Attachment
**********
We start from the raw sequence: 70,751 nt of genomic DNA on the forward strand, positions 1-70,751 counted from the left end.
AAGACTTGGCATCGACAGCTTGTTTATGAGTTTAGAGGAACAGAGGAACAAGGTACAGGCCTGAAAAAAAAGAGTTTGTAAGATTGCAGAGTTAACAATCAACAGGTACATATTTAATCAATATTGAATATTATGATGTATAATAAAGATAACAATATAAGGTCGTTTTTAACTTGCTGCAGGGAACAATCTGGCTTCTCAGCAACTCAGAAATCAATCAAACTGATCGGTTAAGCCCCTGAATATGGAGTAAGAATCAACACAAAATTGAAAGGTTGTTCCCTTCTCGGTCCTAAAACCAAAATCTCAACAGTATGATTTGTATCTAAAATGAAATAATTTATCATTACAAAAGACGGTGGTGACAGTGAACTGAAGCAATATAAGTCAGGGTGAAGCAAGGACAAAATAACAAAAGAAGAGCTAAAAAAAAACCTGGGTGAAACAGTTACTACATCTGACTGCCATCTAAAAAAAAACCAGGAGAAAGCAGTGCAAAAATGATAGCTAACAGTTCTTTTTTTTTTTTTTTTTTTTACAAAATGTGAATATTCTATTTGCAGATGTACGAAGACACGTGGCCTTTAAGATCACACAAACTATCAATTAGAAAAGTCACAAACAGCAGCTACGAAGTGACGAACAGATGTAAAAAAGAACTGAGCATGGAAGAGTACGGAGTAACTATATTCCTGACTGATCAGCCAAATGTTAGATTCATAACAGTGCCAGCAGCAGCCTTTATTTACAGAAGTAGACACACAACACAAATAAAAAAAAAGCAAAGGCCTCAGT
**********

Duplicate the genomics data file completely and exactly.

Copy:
We start from the raw sequence: 70,751 nt of genomic DNA on the forward strand, positions 1-70,751 counted from the left end.
AAGACTTGGCATCGACAGCTTGTTTATGAGTTTAGAGGAACAGAGGAACAAGGTACAGGCCTGAAAAAAAAGAGTTTGTAAGATTGCAGAGTTAACAATCAACAGGTACATATTTAATCAATATTGAATATTATGATGTATAATAAAGATAACAATATAAGGTCGTTTTTAACTTGCTGCAGGGAACAATCTGGCTTCTCAGCAACTCAGAAATCAATCAAACTGATCGGTTAAGCCCCTGAATATGGAGTAAGAATCAACACAAAATTGAAAGGTTGTTCCCTTCTCGGTCCTAAAACCAAAATCTCAACAGTATGATTTGTATCTAAAATGAAATAATTTATCATTACAAAAGACGGTGGTGACAGTGAACTGAAGCAATATAAGTCAGGGTGAAGCAAGGACAAAATAACAAAAGAAGAGCTAAAAAAAAACCTGGGTGAAACAGTTACTACATCTGACTGCCATCTAAAAAAAAACCAGGAGAAAGCAGTGCAAAAATGATAGCTAACAGTTCTTTTTTTTTTTTTTTTTTTTACAAAATGTGAATATTCTATTTGCAGATGTACGAAGACACGTGGCCTTTAAGATCACACAAACTATCAATTAGAAAAGTCACAAACAGCAGCTACGAAGTGACGAACAGATGTAAAAAAGAACTGAGCATGGAAGAGTACGGAGTAACTATATTCCTGACTGATCAGCCAAATGTTAGATTCATAACAGTGCCAGCAGCAGCCTTTATTTACAGAAGTAGACACACAACACAAATAAAAAAAAAGCAAAGGCCTCAGT